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Lubera stops plant deliveries to the UK
Due to Brexit, we are not able to deliver to the UK. We are working on a solution on how we can continue to bring a wide range of Lubera plants to the UK and directly to our customers' homes in the future. However, such a solution will not be available before 2022 or 2023.

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Lungwort pulmonaria pixabay Lubera

Whoever wants to do something good for the nectar-seeking insects in the early spring should definitely buy lungwort for the garden. The blue-violet shining blossoms of the common lungwort (Pulmonaria officinalis) belong to the first spring messengers in March. The funnel-shaped flowers are combined to form a loose cluster. These perennials not only enchant us but they are also highly appreciated by bees and bumblebees.

Pulmonaria Hybrid 'Blue Ensign'

Lungwort 'Blue Ensign'

Instead of: £4.40 * From £3.60 *

Pulmonaria officinalis 'Sissinghurst White'


Instead of: £5.90 * From £5.40 *

Pulmonaria rubra 'Salmon Glow'

Lungwort 'Salmon Glow'

Instead of: £4.90 * From £4.40 *

Pulmonaria saccharata 'Opal'

Bethlehem lungwort 'Opal'

Instead of: £7.40 * From £6.90 *

Pulmonaria saccharata 'Trevi Fountain' (S)


Instead of: £7.90 * From £6.90 *


More information about lungwort


This spring bloomer is naturally native to the mixed deciduous forests of Europe. With a total of about 20 different species, this perennial flowering plant occurs in the east as far as the Carpathians, and in the south as far as Italy. From the natural habitat of this plant, it is easy to deduce where it feels most at home in the garden. It prefers locations under deciduous shrubs and trees, where it gets enough light in the spring during flowering. Once the leaves on the trees have finally sprouted, it likes to be satisfied with partial shade for the rest of the season. It also thrives well in borders on the north side of the house. Wherever it likes it, this plant forms dense carpets over time. Even though cowslip and lungwort are not botanically related, the optical similarity of the flowers cannot be denied. The lungwort belongs to the family Boraginaceae, which manifests itself in the hairy leaves. The native spotted types, also known as common lungwort, stands out with its distinctive white patterned leaves. The shape of the leaves, which can be interpreted as lung-shaped, gave the plant its name, as did its use in folk medicine for respiratory tract diseases. Often different coloured flowers can be found on one plant. Initially pink, later turning blue-violet.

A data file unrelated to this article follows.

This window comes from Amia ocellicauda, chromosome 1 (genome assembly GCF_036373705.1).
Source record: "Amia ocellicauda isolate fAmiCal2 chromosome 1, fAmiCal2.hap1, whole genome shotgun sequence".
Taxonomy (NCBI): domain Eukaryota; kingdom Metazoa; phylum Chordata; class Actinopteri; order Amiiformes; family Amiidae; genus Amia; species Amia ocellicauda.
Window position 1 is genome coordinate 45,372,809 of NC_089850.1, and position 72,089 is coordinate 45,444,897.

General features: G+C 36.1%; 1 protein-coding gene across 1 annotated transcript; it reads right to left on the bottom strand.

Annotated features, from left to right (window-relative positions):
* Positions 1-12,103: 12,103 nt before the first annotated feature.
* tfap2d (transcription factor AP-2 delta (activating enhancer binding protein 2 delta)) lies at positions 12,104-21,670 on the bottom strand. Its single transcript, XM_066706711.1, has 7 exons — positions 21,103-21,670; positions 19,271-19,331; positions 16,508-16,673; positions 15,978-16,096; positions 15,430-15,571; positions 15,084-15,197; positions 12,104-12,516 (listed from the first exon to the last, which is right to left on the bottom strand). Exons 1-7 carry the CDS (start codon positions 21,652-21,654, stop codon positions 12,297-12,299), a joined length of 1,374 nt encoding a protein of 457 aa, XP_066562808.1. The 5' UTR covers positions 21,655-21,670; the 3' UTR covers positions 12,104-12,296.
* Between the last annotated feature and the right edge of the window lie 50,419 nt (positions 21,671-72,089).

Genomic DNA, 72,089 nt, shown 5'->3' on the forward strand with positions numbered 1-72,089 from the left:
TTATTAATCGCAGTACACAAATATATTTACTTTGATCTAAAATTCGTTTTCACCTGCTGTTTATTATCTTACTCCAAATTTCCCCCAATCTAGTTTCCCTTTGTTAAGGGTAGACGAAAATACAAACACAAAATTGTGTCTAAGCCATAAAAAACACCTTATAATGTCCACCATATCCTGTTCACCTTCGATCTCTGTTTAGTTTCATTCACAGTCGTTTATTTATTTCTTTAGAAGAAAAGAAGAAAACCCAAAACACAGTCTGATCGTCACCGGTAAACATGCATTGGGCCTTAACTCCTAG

In the Lubera Shop you can buy the lungwort in different variations. There are special cultivars of different species, such as Pulmonaria officinalis 'Sissinghurst White' or 'Alba' with pure white flowers. These two are excellent for bringing some light into dark garden corners. Pulmonaria rubra 'Salmon Glow' shines in a distinctive, salmon pink colour. Not only the flowers but also the leaf shapes of the different species and varieties differ from each other. Pulmonaria saccharata 'Trevi Fountain', for example, has strikingly narrow, pointed leaves with distinct white spots.




Lungwort Pulmonaria pixabay LuberaThis plant likes to join other classic shade plants such as various ferns, barronwort, barren strawberries, hostas or bergenias. The effect is especially beautiful when it is planted in groups in tufts. The individual plants are between 20 and 40 cm high, depending on the species and variety. They like a humusy, nutrient-rich soil that is not too dry. After flowering, which can last until May, it turns into a leafy ornamental shrub and scores with decorative foliage that covers the ground flatly and keeps emerging weeds in check. The distinctive flowers in combination with the soil-covering effect also make it an ideal and easy-care choice for planting graves. A semi-shaded location, which is given in many tree-covered cemeteries, is a prerequisite here as well.


As a medicinal plant


Is this plant poisonous? No, definitely not! The young leaves and flowers are considered a delicacy and are a welcome, colourful decoration for the first garden salads after the winter. In folk medicine, it is considered to be healing for diseases of the respiratory tract and gastrointestinal tract. It is also said to have a healing effect on small wounds. Already the universal scholar Hildegard von Bingen (1098 to 1179) attested the lungwort a healing effect. Until today, tea using lungwort is available in combination with other medicinal herbs. The healing effect of the plant seems to be scientifically not proven.




It is also possible to buy seeds and sow them yourself. But the easiest way is to simply buy some of these plants and plant them in your garden. If they like it, they will spread steadily and sow themselves partly without our help. The result? A valuable bee pasture, which fits into the natural garden as well as into the classical ornamental garden. It is indispensable for partially shaded locations. It is up to you whether you buy a special variety or a common type.

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